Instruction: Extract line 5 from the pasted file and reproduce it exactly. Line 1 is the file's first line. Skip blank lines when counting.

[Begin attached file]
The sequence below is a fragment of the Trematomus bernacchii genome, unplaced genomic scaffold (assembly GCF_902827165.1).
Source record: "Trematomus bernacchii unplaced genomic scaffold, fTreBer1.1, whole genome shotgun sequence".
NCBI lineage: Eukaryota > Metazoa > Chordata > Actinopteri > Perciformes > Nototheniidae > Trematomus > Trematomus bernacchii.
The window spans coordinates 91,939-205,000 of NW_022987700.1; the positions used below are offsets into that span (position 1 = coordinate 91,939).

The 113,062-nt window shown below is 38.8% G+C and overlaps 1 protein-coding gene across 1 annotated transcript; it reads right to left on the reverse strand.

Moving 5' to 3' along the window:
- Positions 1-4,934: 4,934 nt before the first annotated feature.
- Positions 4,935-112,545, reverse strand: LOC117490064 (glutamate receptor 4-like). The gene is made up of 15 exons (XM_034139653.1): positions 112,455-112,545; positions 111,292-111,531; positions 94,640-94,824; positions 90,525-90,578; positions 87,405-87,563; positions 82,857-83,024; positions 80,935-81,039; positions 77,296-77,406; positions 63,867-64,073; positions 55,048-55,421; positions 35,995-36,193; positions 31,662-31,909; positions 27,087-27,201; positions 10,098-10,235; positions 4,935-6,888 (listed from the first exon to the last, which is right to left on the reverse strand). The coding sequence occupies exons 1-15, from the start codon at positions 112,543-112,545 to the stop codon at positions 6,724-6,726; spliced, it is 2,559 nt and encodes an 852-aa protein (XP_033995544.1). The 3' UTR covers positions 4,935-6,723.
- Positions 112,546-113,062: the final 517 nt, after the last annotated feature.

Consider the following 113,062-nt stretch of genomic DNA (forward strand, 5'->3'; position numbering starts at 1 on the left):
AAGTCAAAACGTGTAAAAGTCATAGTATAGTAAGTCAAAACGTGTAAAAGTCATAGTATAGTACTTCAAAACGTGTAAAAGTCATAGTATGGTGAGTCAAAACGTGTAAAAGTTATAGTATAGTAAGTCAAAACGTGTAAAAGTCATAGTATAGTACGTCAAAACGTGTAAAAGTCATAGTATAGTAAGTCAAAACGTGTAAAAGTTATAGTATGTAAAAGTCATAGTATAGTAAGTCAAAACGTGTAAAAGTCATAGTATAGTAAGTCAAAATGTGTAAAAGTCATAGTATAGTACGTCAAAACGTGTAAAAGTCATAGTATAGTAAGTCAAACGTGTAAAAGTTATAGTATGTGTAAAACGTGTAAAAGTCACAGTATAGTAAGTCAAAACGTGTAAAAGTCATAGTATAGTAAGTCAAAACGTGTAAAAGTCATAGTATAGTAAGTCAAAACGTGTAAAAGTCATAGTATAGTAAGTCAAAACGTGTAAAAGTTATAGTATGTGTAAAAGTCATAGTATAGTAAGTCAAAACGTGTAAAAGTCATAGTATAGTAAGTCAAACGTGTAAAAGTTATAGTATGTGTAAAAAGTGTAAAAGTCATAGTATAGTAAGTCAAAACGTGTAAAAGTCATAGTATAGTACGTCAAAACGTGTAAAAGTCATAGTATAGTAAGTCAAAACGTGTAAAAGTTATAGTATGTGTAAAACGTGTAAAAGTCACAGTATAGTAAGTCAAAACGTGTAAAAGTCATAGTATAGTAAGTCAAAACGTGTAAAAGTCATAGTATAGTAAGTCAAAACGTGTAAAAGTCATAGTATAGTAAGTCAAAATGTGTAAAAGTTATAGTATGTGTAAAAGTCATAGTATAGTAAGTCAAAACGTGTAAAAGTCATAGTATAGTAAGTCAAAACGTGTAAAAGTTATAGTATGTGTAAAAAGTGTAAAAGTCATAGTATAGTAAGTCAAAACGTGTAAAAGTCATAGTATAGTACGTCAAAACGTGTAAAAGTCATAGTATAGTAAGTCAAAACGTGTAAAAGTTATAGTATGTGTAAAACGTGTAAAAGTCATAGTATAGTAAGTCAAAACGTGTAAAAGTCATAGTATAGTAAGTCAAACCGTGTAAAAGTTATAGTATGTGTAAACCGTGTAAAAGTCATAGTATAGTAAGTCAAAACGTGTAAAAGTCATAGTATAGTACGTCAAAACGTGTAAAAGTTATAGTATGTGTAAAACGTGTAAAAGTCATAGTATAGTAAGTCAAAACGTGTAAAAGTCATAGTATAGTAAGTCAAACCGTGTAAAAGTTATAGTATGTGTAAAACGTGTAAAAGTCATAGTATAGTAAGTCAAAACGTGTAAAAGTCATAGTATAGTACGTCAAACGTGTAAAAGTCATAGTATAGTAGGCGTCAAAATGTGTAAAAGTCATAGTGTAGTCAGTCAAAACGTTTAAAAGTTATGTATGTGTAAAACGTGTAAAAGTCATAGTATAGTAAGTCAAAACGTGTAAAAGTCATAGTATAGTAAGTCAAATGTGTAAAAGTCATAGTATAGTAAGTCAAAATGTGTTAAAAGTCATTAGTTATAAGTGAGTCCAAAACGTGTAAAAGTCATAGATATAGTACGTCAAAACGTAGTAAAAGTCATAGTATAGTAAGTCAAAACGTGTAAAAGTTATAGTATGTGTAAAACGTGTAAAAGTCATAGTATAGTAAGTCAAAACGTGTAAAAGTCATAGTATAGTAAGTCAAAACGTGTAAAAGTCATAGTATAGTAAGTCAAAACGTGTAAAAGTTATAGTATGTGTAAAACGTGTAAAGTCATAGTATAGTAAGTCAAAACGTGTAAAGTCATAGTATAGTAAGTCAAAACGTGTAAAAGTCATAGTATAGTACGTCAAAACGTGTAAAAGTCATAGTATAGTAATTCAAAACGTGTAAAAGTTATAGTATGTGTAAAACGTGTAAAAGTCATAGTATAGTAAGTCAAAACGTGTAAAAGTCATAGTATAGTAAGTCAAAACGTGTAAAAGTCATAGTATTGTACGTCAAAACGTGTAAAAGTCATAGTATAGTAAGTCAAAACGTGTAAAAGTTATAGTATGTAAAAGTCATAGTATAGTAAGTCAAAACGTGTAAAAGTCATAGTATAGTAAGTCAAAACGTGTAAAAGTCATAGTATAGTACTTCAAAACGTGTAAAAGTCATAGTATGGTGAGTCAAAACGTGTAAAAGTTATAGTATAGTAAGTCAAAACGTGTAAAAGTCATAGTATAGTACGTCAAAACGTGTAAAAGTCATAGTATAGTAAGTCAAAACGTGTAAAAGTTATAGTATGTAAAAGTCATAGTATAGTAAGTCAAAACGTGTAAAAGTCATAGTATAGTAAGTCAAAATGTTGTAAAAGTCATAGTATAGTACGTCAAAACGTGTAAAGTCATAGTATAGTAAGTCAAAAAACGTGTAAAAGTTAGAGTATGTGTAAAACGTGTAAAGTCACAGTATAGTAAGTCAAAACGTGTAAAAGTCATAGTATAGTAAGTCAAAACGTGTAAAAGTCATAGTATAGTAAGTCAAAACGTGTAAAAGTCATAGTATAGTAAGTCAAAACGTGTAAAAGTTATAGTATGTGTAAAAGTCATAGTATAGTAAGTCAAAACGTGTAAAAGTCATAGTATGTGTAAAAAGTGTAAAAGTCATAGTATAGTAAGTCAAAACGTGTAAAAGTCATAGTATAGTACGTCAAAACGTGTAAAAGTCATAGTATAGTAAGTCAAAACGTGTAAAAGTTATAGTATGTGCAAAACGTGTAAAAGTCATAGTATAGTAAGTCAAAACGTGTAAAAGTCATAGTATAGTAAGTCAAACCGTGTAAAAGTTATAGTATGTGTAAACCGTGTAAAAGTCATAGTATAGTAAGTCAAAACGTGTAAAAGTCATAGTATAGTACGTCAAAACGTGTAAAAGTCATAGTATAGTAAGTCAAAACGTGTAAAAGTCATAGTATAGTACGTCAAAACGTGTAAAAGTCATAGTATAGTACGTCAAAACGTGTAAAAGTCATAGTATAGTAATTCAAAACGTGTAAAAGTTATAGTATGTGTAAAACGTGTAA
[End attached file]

The 113,062-nt window shown below is 38.8% G+C and overlaps 1 protein-coding gene across 1 annotated transcript; it reads right to left on the reverse strand.